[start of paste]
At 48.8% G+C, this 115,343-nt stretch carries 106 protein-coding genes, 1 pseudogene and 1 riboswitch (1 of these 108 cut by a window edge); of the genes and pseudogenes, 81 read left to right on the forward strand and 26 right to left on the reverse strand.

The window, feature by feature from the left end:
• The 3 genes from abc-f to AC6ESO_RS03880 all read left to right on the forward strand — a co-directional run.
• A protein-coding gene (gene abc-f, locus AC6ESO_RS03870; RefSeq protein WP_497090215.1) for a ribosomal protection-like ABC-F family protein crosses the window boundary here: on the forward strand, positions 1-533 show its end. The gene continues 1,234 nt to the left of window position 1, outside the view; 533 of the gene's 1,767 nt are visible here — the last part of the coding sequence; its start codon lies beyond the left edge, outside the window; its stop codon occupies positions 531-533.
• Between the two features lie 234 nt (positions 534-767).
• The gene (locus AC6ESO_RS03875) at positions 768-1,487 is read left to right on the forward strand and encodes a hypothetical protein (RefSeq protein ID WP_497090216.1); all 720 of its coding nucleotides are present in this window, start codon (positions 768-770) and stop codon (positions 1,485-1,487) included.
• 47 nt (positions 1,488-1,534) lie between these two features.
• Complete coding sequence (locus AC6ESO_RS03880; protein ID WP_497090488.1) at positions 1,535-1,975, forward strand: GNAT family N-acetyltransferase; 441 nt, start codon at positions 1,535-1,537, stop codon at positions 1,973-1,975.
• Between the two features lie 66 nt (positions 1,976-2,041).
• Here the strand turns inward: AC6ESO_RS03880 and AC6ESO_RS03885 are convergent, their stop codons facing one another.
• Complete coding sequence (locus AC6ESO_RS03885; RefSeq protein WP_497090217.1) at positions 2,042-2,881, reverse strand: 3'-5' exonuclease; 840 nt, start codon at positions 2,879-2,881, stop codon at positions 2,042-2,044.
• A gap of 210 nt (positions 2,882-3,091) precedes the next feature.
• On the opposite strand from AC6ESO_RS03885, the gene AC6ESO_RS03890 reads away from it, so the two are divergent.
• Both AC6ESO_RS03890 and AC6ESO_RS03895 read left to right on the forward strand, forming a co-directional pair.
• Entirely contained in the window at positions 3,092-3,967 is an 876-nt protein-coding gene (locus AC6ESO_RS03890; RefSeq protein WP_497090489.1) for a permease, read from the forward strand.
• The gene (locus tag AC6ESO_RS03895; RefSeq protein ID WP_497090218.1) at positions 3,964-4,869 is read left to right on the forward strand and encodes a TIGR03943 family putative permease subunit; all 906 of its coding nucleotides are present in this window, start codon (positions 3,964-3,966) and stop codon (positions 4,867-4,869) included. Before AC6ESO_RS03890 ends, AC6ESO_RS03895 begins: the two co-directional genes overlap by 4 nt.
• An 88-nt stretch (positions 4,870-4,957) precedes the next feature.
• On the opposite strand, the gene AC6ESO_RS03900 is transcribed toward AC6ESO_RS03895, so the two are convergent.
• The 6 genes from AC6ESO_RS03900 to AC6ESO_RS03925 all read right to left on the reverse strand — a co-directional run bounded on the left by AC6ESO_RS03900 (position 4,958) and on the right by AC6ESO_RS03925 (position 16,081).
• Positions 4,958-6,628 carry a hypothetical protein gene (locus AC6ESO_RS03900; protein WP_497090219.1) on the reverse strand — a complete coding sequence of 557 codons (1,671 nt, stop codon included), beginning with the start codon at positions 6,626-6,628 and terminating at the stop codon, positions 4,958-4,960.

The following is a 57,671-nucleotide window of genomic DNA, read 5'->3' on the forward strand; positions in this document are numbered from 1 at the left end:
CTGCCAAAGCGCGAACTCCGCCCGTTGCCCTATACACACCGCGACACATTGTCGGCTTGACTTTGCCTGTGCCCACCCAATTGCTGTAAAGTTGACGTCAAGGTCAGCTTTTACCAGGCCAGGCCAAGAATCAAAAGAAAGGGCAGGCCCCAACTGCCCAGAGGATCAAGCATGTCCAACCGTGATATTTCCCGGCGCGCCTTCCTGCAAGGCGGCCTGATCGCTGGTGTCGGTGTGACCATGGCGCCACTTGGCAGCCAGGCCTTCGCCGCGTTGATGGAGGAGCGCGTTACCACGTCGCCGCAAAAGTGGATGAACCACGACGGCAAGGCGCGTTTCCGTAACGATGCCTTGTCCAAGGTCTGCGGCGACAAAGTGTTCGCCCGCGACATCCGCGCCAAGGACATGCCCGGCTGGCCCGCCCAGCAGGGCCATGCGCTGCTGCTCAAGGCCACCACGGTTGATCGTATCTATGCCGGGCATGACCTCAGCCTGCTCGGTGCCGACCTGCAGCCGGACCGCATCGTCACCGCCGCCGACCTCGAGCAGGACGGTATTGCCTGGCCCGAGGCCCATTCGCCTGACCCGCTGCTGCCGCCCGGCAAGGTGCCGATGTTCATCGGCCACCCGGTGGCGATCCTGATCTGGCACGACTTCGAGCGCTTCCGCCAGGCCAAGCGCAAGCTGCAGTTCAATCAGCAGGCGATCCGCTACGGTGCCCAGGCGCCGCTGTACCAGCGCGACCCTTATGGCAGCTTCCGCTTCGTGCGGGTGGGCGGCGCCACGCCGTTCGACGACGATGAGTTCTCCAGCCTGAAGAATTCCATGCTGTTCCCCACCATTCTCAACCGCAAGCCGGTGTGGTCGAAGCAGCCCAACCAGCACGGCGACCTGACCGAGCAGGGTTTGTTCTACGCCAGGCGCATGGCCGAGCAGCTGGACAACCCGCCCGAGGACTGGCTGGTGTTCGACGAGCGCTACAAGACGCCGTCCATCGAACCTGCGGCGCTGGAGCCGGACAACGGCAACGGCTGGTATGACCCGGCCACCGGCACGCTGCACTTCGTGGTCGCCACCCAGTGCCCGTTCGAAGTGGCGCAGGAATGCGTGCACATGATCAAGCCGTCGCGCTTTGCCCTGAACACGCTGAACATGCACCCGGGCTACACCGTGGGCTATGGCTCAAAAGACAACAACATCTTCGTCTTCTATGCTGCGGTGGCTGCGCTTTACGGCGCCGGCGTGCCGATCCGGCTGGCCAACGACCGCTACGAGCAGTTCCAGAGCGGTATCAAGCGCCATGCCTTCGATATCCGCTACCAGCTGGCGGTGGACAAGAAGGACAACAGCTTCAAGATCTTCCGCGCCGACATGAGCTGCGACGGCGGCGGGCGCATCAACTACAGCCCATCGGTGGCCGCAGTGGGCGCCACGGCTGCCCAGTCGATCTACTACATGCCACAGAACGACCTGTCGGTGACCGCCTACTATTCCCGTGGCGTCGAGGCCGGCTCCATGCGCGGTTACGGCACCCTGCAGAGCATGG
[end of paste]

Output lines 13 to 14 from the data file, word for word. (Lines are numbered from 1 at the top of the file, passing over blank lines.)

• On the opposite strand from AC6ESO_RS03885, the gene AC6ESO_RS03890 reads away from it, so the two are divergent.
• Both AC6ESO_RS03890 and AC6ESO_RS03895 read left to right on the forward strand, forming a co-directional pair.